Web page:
ROYAL NAVAL HYMN
The Royal Naval Hymn, has in its various guises, been found regular use in the service from the 1860’s to the present day. Today it is obligatary at all major Naval occasions, and addittionally it is requisite, wheneve occasion demands that the tenets of the Royal Navy should be placed before God.
In particular it is mandatory at official naval funerals. Whether organised at state, ship or personal level.
As with all forms of Naval Music, the process by which any song or dit can be considered to have regular or traditional use within RN service is tenuous. Such songs have a habit of creeping into common usage by stealth. Until at some point, one realises, that it has always been so! Often in that interim period, very little is recorded.
What is precisely known, for this item to become labeled as the traditional Naval Hymn begins when it was originally penned as a poem, by the Presbyterian, William Whiting of Winchester, in 1860. Prior to that, there is no evidence that any piece of music, was considered under that subject heading.
The poem, was then set to the specially composed tune "Melita" by the Anglican clergyman John B. Dykes in 1861 and it well known that within a very few years it had quickly been taken up for use by sea-farers around the world. Such was the enthusiasm for this hymn, that is not difficult to assume that it found use in its original format, aboard RN ships. Indeed its informal adoption as the Naval Hymn basically occurred within a decade. Although as mentioned there is little written evidence to this process, with the main suggestion coming from its use or listing in several services and it is from the general tradition that had begun within the Royal Navy, of including the hymn, in appropriate official ceremonies, that confirmed its official status at that early date.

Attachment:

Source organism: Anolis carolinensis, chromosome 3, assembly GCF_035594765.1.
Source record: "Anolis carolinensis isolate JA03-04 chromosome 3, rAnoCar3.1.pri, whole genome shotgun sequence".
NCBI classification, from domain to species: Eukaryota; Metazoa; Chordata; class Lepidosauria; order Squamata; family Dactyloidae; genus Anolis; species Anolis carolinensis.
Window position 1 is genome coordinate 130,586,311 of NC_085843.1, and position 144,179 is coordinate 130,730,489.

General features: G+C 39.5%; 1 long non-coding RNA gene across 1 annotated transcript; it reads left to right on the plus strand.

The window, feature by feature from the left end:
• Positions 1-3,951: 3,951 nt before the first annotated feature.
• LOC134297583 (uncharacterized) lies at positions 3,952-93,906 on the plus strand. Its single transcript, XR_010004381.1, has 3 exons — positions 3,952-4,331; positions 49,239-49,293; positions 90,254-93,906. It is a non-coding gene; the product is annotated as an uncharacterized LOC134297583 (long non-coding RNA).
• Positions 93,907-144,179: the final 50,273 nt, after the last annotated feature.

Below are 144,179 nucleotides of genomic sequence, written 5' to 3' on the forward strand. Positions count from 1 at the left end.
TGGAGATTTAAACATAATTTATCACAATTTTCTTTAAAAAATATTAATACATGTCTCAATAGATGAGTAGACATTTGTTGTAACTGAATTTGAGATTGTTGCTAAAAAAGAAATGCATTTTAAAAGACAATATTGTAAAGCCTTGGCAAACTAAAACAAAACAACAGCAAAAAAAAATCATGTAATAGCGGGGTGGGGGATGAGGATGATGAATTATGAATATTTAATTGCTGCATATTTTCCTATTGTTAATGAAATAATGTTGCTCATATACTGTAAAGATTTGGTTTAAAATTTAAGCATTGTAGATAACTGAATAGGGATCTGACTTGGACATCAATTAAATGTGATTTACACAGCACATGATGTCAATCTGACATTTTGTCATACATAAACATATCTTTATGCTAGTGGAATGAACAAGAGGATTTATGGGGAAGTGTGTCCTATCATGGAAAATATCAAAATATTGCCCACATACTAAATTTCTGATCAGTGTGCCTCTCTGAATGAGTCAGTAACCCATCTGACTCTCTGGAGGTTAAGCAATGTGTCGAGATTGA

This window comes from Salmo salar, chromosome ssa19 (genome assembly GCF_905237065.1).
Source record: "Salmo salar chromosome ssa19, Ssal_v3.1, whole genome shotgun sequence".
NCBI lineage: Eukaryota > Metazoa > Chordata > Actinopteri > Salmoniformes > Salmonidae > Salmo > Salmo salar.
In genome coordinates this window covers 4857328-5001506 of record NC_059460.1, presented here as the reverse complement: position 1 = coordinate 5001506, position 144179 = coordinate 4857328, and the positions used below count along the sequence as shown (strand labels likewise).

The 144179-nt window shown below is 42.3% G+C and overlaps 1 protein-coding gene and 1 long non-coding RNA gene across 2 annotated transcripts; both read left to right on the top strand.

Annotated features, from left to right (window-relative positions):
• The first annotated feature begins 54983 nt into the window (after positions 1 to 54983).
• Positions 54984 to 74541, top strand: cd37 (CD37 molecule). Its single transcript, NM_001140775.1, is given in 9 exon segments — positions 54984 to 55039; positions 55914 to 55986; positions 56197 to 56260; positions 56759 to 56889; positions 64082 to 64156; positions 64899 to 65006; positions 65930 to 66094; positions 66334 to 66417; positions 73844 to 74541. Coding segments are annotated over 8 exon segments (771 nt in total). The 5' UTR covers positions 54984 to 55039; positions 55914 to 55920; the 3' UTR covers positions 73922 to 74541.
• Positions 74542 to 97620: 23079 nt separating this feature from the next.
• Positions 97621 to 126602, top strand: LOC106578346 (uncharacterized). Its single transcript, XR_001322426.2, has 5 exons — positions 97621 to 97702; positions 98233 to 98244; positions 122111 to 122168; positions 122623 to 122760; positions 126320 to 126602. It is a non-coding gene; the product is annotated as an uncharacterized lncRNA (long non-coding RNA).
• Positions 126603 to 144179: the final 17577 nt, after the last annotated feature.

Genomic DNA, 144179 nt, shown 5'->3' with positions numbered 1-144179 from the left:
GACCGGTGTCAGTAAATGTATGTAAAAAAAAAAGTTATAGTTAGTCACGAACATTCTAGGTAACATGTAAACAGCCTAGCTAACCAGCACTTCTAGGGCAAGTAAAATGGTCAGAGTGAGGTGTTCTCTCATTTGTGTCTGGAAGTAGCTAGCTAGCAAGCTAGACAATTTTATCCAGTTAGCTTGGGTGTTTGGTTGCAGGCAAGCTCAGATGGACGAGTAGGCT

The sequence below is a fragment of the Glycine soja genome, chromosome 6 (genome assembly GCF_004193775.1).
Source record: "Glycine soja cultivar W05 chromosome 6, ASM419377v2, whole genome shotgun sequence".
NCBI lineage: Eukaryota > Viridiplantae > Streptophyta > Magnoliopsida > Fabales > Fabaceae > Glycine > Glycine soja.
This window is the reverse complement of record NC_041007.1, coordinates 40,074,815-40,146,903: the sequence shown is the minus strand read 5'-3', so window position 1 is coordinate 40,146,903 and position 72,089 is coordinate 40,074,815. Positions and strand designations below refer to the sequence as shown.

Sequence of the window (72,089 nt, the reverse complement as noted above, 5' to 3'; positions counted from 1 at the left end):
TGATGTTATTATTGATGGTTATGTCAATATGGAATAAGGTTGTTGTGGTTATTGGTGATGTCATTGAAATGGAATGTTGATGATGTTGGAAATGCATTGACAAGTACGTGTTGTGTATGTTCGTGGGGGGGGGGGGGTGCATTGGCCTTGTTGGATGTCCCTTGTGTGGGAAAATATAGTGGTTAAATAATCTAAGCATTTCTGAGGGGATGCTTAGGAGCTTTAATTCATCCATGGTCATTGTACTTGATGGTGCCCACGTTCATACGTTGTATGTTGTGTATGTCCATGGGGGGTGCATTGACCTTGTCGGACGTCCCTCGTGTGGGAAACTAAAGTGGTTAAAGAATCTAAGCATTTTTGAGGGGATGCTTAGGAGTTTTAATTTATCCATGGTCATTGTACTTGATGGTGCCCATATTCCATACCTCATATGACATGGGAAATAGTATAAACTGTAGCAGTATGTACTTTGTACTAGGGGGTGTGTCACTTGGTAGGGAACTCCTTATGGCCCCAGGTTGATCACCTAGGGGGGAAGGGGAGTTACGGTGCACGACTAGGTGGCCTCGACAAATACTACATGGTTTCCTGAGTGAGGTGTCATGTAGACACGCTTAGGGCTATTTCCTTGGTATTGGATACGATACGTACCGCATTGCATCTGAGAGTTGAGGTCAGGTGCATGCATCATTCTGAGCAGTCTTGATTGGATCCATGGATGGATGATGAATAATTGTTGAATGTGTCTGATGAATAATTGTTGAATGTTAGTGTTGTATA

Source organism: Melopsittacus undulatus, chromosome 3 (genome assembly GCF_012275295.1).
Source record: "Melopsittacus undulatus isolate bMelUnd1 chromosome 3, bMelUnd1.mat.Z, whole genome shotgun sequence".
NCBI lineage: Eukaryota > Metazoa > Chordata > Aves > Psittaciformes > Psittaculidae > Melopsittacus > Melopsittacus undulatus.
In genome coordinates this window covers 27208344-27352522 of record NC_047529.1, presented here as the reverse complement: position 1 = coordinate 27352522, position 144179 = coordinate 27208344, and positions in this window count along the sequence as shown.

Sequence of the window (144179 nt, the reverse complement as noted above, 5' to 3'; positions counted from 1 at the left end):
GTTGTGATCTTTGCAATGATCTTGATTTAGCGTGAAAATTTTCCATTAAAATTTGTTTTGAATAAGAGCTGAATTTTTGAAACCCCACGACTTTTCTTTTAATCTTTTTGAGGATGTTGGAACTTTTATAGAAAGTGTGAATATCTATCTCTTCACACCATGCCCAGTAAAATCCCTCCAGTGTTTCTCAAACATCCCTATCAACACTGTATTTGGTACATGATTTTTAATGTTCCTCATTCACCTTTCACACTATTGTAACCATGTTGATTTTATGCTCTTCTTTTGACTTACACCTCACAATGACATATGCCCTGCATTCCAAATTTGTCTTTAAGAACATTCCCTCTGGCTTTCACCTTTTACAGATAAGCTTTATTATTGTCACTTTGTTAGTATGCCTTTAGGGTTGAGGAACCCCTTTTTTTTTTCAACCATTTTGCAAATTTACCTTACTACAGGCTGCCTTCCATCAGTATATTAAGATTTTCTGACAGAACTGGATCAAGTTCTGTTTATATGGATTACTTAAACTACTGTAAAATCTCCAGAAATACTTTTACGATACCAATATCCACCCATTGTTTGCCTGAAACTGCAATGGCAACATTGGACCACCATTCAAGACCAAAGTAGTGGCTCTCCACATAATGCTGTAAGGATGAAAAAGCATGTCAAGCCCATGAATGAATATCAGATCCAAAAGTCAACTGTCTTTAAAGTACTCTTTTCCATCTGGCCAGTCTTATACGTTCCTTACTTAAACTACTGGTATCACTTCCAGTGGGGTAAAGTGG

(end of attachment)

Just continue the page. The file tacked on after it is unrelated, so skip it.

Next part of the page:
Coincidentally, we do also have direct evidence, that in 1879, Lieutenant Commander Charles Jackson Train, USN. The director of the Midshipman’s Choir at the US Naval Academy, Annapolis, was in the habit of using the first verse, to end each Sunday Service. Whether it was his original idea or whether he was responding to a common practice is difficult to say, but in consequence, the hymn can be evidenced as earning the status of a traditional anthem and indeed is often referred to as such and in that context, was now referenced as the ‘Naval Hymn’. This first actual recorded reference to the hymn under that title.
Originally Whiting, wrote four verses, (based on the Biblical References given below), as reference to any standard hymnal will reveal. Yet within the Royal Navy, those original words were not found to be succinct enough within the establishment to express the experience of the Navy itself. Thus the process so common with all Naval Seaman’s music, was applied, to rewrite the words to insert greater relevance and by the close of the 1890’s we can note that the alternate form as given here was in use. This process can also be seen to be similarly replicated elsewhere and consequentially it should be noted there are countless alternate versions of this hymn in use around the world.
Even so, the process of evolution, within the RN, did not end with the official acceptance of this hymn as a Naval Standard. For it should be appreciated that at the turn of the century, the Navy itself was in the dramatic process of change. The Dreadnoughts and Destroyers being but two examples. Whilst given the original biblical connection source of each verse, it was soon observed that a middle or fifth verse was often required. Either to illustrate the specific dangers that those at sea are presented with, or the occasion itself.
We are able to note that the inclusion of special verses for commissioning ships etc. was then common place.